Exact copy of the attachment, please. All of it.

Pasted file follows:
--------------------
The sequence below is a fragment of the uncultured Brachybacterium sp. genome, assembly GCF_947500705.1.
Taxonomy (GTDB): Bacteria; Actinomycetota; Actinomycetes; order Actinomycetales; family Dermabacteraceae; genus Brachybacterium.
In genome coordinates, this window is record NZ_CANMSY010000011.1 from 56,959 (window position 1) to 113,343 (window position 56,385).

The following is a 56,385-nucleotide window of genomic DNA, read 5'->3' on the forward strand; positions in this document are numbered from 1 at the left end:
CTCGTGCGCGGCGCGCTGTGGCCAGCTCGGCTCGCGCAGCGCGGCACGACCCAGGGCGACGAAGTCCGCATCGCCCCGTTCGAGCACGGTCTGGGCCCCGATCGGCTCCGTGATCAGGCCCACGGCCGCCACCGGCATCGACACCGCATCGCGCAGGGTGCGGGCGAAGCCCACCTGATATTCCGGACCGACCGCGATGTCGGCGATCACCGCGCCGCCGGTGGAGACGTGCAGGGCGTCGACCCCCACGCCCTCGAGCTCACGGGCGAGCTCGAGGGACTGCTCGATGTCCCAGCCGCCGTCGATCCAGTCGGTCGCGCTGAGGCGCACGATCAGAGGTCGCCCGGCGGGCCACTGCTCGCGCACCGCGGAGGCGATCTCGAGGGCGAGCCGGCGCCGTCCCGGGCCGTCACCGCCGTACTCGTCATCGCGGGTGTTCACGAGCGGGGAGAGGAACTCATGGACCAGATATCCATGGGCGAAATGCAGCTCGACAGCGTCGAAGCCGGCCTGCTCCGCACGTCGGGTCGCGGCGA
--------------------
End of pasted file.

The sequence below is a fragment of the uncultured Brachybacterium sp. genome, assembly GCF_947500705.1.
Taxonomy (GTDB): Bacteria; Actinomycetota; Actinomycetes; order Actinomycetales; family Dermabacteraceae; genus Brachybacterium.
In genome coordinates, this window is record NZ_CANMSY010000011.1 from 56,959 (window position 1) to 113,343 (window position 56,385).

The following is a 56,385-nucleotide window of genomic DNA, read 5'->3' on the forward strand; positions in this document are numbered from 1 at the left end:
CTCGTGCGCGGCGCGCTGTGGCCAGCTCGGCTCGCGCAGCGCGGCACGACCCAGGGCGACGAAGTCCGCATCGCCCCGTTCGAGCACGGTCTGGGCCCCGATCGGCTCCGTGATCAGGCCCACGGCCGCCACCGGCATCGACACCGCATCGCGCAGGGTGCGGGCGAAGCCCACCTGATATTCCGGACCGACCGCGATGTCGGCGATCACCGCGCCGCCGGTGGAGACGTGCAGGGCGTCGACCCCCACGCCCTCGAGCTCACGGGCGAGCTCGAGGGACTGCTCGATGTCCCAGCCGCCGTCGATCCAGTCGGTCGCGCTGAGGCGCACGATCAGAGGTCGCCCGGCGGGCCACTGCTCGCGCACCGCGGAGGCGATCTCGAGGGCGAGCCGGCGCCGTCCCGGGCCGTCACCGCCGTACTCGTCATCGCGGGTGTTCACGAGCGGGGAGAGGAACTCATGGACCAGATATCCATGGGCGAAATGCAGCTCGACAGCGTCGAAGCCGGCCTGCTCCGCACGTCGGGTCGCGGCGA